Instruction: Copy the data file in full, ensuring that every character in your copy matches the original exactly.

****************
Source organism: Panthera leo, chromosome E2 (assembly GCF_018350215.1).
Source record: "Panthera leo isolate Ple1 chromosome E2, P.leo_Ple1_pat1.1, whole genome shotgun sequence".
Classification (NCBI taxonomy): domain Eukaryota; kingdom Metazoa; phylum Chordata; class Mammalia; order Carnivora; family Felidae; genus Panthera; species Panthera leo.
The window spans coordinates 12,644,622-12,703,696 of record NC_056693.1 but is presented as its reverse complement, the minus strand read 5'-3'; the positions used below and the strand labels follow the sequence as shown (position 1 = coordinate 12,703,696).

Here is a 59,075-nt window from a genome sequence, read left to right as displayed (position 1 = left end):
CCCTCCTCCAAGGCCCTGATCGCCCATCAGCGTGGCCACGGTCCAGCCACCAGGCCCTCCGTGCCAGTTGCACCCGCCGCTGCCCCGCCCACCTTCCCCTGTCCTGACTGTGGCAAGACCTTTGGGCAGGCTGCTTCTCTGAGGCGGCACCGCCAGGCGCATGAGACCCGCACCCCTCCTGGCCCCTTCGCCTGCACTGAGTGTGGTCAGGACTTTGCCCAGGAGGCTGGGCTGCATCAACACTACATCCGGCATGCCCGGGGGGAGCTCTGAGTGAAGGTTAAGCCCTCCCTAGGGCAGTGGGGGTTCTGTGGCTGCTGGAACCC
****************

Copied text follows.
Source organism: Panthera leo, chromosome E2 (assembly GCF_018350215.1).
Source record: "Panthera leo isolate Ple1 chromosome E2, P.leo_Ple1_pat1.1, whole genome shotgun sequence".
Classification (NCBI taxonomy): domain Eukaryota; kingdom Metazoa; phylum Chordata; class Mammalia; order Carnivora; family Felidae; genus Panthera; species Panthera leo.
The window spans coordinates 12,644,622-12,703,696 of record NC_056693.1 but is presented as its reverse complement, the minus strand read 5'-3'; the positions used below and the strand labels follow the sequence as shown (position 1 = coordinate 12,703,696).

Here is a 59,075-nt window from a genome sequence, read left to right as displayed (position 1 = left end):
CCCTCCTCCAAGGCCCTGATCGCCCATCAGCGTGGCCACGGTCCAGCCACCAGGCCCTCCGTGCCAGTTGCACCCGCCGCTGCCCCGCCCACCTTCCCCTGTCCTGACTGTGGCAAGACCTTTGGGCAGGCTGCTTCTCTGAGGCGGCACCGCCAGGCGCATGAGACCCGCACCCCTCCTGGCCCCTTCGCCTGCACTGAGTGTGGTCAGGACTTTGCCCAGGAGGCTGGGCTGCATCAACACTACATCCGGCATGCCCGGGGGGAGCTCTGAGTGAAGGTTAAGCCCTCCCTAGGGCAGTGGGGGTTCTGTGGCTGCTGGAACCC